“It’s an honor to be one of the students at the opening ceremony, said Emma Sylves-Berry, a rising senior at Sleepy Hollow High School, “—just like students from our towns when they finished the Tappan Zee many years ago.”
Effusive in his praise of New York State’s historical daring and vision in pursuing ambitious infrastructure projects from the Erie Canal and the New York City subway system up to this bridge, the governor, a possible 2020 presidential contender, used the opportunity to criticize, albeit indirectly, the Trump administration. While New York rebuilds LaGuardia and JFK airports as well as Penn Station, Trump’s promised $1 trillion infrastructure plan hasn’t materialized, the governor observed. The mission of the state’s rebuilding effort, he said, was “not to stoke fear but to create jobs.” The 419-foor towers of the new bridge, said the governor, not only reached up but also reached out, connecting with the Statue of Liberty 34 miles to the south. Drawing a fresh round of applause, he said, “We embrace those who choose to enter. We welcome newcomers to the great state of New York.”
Traffic was brisk over the new span during the weekend that followed, the last of the summer before Labor Day. Homeowners living just north of the bridge expressed surprise—and some relief—that it was noticeably quieter than the old rickety Tappan Zee, even though it was closer. Underneath the span, however, the boat and barge traffic will continue apace. “I’ve been involved with the Tappan Zee Bridge issue ever since I became mayor in 2005 and on the Tarrytown Board of Trustees before that starting in 2000,” recalled Tarrytown Mayor Drew Fixell following the ceremony. With nearly a year’s work still to be done, the mayor, along with everyone else along the riverfront, will remain involved until the last vestiges of what is officially the Governor Malcolm Wilson-Tappan Zee Bridge have been removed.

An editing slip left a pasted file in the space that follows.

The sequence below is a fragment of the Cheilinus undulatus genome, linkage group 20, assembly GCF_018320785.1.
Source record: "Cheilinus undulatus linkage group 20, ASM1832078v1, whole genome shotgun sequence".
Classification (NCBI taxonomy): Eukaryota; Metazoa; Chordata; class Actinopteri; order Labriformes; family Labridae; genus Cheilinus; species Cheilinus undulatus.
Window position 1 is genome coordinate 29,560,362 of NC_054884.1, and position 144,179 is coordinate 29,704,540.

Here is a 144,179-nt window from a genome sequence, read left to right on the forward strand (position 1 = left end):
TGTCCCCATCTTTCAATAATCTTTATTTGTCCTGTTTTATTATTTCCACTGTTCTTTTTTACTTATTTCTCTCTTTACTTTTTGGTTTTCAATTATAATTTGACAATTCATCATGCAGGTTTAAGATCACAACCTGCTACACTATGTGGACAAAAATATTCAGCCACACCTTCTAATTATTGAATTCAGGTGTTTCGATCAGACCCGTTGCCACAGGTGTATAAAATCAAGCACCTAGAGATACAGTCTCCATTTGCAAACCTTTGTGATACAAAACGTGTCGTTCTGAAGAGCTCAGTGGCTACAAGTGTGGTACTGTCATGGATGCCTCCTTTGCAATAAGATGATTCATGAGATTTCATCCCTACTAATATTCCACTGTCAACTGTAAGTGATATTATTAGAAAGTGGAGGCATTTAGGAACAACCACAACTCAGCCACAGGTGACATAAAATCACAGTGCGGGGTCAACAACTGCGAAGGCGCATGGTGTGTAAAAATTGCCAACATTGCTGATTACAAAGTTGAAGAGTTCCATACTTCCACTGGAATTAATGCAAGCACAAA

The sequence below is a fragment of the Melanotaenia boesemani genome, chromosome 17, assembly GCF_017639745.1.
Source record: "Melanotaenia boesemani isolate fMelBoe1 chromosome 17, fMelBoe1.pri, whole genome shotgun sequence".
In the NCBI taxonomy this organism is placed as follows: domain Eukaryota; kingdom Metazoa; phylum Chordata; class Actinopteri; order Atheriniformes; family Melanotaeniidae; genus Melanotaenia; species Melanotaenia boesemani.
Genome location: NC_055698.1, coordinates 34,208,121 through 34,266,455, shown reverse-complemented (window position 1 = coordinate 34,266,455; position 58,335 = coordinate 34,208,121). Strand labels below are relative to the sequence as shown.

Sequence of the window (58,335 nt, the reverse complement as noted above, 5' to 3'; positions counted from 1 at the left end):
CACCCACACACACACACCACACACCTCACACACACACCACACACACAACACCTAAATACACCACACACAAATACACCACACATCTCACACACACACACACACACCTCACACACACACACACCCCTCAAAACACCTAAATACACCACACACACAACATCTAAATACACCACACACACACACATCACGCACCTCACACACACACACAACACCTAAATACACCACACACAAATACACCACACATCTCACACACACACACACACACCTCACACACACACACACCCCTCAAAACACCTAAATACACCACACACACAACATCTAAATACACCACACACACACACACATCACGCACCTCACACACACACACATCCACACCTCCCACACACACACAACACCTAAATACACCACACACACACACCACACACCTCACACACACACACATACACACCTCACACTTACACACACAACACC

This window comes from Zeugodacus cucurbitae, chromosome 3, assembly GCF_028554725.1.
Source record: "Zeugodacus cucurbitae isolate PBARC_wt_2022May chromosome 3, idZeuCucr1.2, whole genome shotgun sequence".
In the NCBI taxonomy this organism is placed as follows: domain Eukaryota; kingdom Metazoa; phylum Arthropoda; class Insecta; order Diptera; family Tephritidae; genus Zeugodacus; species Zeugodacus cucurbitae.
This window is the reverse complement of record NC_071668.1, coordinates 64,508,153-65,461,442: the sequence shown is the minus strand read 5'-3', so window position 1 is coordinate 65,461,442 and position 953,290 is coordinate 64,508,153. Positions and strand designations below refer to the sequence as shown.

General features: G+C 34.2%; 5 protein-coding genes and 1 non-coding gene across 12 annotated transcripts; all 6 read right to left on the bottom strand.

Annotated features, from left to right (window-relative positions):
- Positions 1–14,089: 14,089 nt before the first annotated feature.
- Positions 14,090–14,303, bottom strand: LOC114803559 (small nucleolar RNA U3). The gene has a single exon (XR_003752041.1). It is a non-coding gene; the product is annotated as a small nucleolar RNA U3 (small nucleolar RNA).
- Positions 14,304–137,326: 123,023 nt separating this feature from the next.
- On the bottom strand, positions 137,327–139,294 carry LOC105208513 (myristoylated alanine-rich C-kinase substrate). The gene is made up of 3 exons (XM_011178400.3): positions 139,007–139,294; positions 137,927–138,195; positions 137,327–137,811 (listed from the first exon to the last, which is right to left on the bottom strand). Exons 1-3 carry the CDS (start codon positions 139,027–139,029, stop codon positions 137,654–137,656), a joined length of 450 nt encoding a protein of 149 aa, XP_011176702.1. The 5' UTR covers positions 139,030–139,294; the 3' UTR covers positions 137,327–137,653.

Firsts and Facts on the New Bridge
3.1 miles of bridge
Each of the eight towers at center rise 419 feet from water level—100 feet taller than the old Tappan Zee Bridge.
192 cables tying the bridge deck to the towers support the center span.
Eight lanes (versus seven for the old bridge) plus a 12-ft. wide “shared use” lane for bikes and pedestrians; space left for future rail line.
110,000 tons of 100% American-made steel used in construction.
$3.98 billion, which was a billion dollars lower than the original estimate.
A $1.6 billion federal loan – the largest infrastructure loan in history.
New York State added $1.2 billion gained from penalties incurred by banks during the financial crisis.
$850 million raised by Thruway Authority bonds.
Tolls will remain at $5 for eastbound cars until at least 2020.
All told, 7,000 workers, 100% union members, worked over 9 million hours.
On any given day, 500 men and women are on the job.
764 New York-based businesses, including 219 from Westchester, had contracts on the project.